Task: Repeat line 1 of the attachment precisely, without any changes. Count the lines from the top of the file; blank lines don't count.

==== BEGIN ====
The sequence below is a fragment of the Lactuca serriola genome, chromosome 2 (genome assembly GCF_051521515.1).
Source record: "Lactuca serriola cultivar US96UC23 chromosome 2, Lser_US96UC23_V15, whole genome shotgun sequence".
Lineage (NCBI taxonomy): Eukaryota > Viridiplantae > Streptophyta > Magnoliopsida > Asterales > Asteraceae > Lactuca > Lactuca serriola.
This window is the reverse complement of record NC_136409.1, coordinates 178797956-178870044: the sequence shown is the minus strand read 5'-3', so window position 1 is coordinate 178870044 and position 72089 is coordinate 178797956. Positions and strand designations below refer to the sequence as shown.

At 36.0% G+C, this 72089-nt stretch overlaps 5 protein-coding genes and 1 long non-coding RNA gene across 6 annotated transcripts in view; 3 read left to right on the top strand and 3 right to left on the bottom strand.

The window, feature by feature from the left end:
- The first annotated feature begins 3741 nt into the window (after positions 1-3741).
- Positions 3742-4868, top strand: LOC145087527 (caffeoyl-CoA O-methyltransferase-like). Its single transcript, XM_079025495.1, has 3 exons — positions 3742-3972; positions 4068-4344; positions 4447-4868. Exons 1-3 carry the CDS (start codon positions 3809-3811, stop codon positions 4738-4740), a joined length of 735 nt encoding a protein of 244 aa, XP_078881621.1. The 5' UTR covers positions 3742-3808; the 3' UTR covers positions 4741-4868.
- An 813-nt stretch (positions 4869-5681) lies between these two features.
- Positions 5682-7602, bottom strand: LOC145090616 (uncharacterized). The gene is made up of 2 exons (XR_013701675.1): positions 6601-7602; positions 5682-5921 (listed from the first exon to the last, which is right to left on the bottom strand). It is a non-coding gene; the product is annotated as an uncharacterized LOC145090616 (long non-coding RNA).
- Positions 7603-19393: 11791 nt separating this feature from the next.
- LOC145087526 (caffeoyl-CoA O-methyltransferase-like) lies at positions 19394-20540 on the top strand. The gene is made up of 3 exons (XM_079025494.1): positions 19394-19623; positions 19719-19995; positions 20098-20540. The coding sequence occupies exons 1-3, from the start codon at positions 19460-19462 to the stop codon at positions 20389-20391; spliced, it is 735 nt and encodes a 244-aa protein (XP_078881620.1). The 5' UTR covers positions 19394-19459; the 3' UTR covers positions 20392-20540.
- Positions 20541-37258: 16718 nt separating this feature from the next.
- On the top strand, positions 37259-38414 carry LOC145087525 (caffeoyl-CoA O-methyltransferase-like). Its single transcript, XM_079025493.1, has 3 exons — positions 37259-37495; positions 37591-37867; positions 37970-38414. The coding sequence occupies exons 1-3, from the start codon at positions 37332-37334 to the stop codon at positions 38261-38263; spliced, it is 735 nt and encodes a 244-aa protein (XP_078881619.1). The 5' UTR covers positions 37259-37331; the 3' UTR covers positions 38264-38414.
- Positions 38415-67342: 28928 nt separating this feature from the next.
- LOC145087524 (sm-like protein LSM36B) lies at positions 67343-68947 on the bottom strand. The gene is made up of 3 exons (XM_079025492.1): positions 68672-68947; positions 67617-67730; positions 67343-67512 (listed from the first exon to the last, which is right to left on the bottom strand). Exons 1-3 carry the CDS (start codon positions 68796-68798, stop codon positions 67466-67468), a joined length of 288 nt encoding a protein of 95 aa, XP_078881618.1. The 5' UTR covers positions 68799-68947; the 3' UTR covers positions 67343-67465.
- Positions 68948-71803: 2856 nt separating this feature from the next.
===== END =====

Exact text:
The sequence below is a fragment of the Lactuca serriola genome, chromosome 2 (genome assembly GCF_051521515.1).